BYRD: What about what I call speaking for the silent, people who cannot speak for themselves.  Does that tend to get your creative juices flowing more or is it something that you might see walking down the street in Oakland that you just go ‘Wow, that has to change’ or ‘I have to speak truth to that.’

PATEL: Nobody on the planet is really silent. There is nobody on the planet who is unable to speak for themselves.  The difference in power and the severe inequality comes in who has a platform which allows them to be heard.  Who is actually considered to be worth listening to by the centers of power.  So my job as a poet is never to claim to speak for anyone else and certainly never to insult anyone else by telling them they’re voiceless.  It is to use the spaces that I am privileged to occupy and the platforms that I am offered to amplify the voices of those who need to be heard.   

BYRD:  Do you think that poetry has gone to the fringes of our society by all the mass media in our society? Is it still the voice in the wilderness crying to the rest of the consumer society ‘hey look at this truth’? Or do you think that poetry has always been part of that society, but you have to seek it out?

PATEL:  Poetry is definitely a marginalized art form in the USA, but we must be careful not to mistake the USA for the whole world.  If you travel outside the USA, you find that poetry is central to many, many societies.  I was in Colombia a couple of years ago at the Medellin International Poetry Festival, and that is a city where crowds of thousands will turn out regularly every day of the week to listen to poetry.   To them poetry is not an esoteric, marginalized art form; it is as important as rock music or football.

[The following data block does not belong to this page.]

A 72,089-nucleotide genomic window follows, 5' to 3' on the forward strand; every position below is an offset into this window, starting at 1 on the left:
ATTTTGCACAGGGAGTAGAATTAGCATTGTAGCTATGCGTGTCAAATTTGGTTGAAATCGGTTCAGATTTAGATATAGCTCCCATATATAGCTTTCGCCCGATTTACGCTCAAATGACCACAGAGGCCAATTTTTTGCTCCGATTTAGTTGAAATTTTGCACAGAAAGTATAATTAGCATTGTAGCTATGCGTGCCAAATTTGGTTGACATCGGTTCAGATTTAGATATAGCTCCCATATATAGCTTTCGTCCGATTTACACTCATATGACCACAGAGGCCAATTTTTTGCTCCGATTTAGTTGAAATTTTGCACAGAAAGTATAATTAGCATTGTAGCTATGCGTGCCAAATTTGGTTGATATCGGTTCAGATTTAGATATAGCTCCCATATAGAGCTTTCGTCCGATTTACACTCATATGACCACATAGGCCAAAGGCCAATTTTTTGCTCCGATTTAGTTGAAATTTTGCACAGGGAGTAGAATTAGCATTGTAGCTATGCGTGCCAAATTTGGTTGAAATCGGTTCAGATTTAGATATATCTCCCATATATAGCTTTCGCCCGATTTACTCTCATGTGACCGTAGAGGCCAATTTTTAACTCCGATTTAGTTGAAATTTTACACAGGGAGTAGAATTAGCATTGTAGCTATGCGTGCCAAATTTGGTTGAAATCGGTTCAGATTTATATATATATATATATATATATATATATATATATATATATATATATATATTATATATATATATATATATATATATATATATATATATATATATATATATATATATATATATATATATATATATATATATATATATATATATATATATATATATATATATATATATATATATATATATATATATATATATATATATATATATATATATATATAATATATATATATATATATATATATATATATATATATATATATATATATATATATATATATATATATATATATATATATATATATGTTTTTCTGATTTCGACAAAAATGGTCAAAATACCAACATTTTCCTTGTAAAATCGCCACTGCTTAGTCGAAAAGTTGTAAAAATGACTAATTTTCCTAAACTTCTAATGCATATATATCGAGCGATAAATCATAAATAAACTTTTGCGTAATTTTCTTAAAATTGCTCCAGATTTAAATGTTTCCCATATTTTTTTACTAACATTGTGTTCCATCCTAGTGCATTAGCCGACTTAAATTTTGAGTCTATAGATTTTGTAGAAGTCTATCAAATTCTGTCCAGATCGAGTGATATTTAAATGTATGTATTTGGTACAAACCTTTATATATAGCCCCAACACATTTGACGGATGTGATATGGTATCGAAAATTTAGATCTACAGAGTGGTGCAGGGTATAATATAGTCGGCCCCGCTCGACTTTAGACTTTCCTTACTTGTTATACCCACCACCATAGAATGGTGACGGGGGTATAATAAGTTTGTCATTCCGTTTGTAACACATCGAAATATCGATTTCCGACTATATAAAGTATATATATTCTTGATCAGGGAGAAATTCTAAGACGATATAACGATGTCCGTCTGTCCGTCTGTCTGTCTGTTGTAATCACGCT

BYRD: How should my audience think about poetry?

PATEL: I would like your audience to think about poetry in three ways: first of all the power of listening to live poetry is that in our time pretty much all of the entertainment, all of the culture that we consume is filtered, manipulated, mediated, and transmitted to us through technology.  So the spaces in which human beings listen to another live human being in front of them without any intermediation are increasingly rare. And something powerful happens in that space that you can’t get through YouTube, through radio even, through audio.  It is an un-manipulated human being speaking truth to other human beings.  I think poetry is distilled truth and in our time it is particularly suited to social media and to limited attention spans because it is what we need to hear condensed down to minimal words for maximum impact.  I also think that poetry is going to become increasingly important as we see a breakdown of the infrastructures, the grids that we take for granted of electricity, of access to media, of Internet access, as we see when we have big storms and climate crises and suddenly the electricity grid goes down, what remains is the words we carry and what we remember – the songs, the music, the poetry.  And so I actually see a time coming – not too far off – when what we have within us, the language and the art that we can carry within us will become vital to our survival.   

You can learn more about Shailja and read more of her works at her website: